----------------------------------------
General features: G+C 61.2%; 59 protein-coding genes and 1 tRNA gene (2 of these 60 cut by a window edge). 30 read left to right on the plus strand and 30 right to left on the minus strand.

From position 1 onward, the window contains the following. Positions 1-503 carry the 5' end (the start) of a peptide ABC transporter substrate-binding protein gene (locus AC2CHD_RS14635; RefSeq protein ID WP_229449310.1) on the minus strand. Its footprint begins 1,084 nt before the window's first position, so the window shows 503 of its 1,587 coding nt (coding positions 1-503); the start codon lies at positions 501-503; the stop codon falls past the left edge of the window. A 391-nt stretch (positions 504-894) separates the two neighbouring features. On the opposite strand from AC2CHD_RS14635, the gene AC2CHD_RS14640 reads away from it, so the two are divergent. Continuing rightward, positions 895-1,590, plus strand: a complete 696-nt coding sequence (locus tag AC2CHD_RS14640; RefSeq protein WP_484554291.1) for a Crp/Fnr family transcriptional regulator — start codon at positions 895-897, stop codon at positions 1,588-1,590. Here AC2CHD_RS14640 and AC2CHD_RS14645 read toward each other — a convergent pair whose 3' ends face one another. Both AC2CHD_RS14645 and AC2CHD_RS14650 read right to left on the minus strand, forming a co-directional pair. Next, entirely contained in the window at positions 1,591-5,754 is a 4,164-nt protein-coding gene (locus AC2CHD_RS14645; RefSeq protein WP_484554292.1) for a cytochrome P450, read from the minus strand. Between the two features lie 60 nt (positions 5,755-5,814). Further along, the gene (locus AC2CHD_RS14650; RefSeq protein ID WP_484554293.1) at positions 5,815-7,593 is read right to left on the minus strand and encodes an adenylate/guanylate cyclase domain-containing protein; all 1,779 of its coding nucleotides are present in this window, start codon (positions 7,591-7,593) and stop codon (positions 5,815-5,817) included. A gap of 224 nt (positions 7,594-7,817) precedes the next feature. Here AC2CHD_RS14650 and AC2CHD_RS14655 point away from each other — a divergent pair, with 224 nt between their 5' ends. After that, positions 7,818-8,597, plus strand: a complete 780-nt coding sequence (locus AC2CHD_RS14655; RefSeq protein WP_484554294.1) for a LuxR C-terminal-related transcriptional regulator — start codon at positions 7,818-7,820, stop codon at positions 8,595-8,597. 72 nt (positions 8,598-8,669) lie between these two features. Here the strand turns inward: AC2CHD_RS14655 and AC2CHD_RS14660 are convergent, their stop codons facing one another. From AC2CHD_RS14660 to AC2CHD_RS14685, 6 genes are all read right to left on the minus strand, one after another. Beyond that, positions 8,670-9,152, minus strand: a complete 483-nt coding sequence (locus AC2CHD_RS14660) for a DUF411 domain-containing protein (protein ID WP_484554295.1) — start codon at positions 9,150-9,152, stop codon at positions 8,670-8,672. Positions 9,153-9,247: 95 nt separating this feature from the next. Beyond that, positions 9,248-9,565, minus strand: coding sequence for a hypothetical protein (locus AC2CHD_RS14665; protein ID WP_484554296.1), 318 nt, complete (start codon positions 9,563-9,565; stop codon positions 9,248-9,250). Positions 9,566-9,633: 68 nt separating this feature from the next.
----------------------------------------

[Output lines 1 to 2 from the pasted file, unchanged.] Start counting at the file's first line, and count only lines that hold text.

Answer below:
General features: G+C 61.2%; 59 protein-coding genes and 1 tRNA gene (2 of these 60 cut by a window edge). 30 read left to right on the plus strand and 30 right to left on the minus strand.

From position 1 onward, the window contains the following. Positions 1-503 carry the 5' end (the start) of a peptide ABC transporter substrate-binding protein gene (locus AC2CHD_RS14635; RefSeq protein ID WP_229449310.1) on the minus strand. Its footprint begins 1,084 nt before the window's first position, so the window shows 503 of its 1,587 coding nt (coding positions 1-503); the start codon lies at positions 501-503; the stop codon falls past the left edge of the window. A 391-nt stretch (positions 504-894) separates the two neighbouring features. On the opposite strand from AC2CHD_RS14635, the gene AC2CHD_RS14640 reads away from it, so the two are divergent. Continuing rightward, positions 895-1,590, plus strand: a complete 696-nt coding sequence (locus tag AC2CHD_RS14640; RefSeq protein WP_484554291.1) for a Crp/Fnr family transcriptional regulator — start codon at positions 895-897, stop codon at positions 1,588-1,590. Here AC2CHD_RS14640 and AC2CHD_RS14645 read toward each other — a convergent pair whose 3' ends face one another. Both AC2CHD_RS14645 and AC2CHD_RS14650 read right to left on the minus strand, forming a co-directional pair. Next, entirely contained in the window at positions 1,591-5,754 is a 4,164-nt protein-coding gene (locus AC2CHD_RS14645; RefSeq protein WP_484554292.1) for a cytochrome P450, read from the minus strand. Between the two features lie 60 nt (positions 5,755-5,814). Further along, the gene (locus AC2CHD_RS14650; RefSeq protein ID WP_484554293.1) at positions 5,815-7,593 is read right to left on the minus strand and encodes an adenylate/guanylate cyclase domain-containing protein; all 1,779 of its coding nucleotides are present in this window, start codon (positions 7,591-7,593) and stop codon (positions 5,815-5,817) included. A gap of 224 nt (positions 7,594-7,817) precedes the next feature. Here AC2CHD_RS14650 and AC2CHD_RS14655 point away from each other — a divergent pair, with 224 nt between their 5' ends. After that, positions 7,818-8,597, plus strand: a complete 780-nt coding sequence (locus AC2CHD_RS14655; RefSeq protein WP_484554294.1) for a LuxR C-terminal-related transcriptional regulator — start codon at positions 7,818-7,820, stop codon at positions 8,595-8,597. 72 nt (positions 8,598-8,669) lie between these two features. Here the strand turns inward: AC2CHD_RS14655 and AC2CHD_RS14660 are convergent, their stop codons facing one another. From AC2CHD_RS14660 to AC2CHD_RS14685, 6 genes are all read right to left on the minus strand, one after another. Beyond that, positions 8,670-9,152, minus strand: a complete 483-nt coding sequence (locus AC2CHD_RS14660) for a DUF411 domain-containing protein (protein ID WP_484554295.1) — start codon at positions 9,150-9,152, stop codon at positions 8,670-8,672. Positions 9,153-9,247: 95 nt separating this feature from the next. Beyond that, positions 9,248-9,565, minus strand: coding sequence for a hypothetical protein (locus AC2CHD_RS14665; protein ID WP_484554296.1), 318 nt, complete (start codon positions 9,563-9,565; stop codon positions 9,248-9,250). Positions 9,566-9,633: 68 nt separating this feature from the next.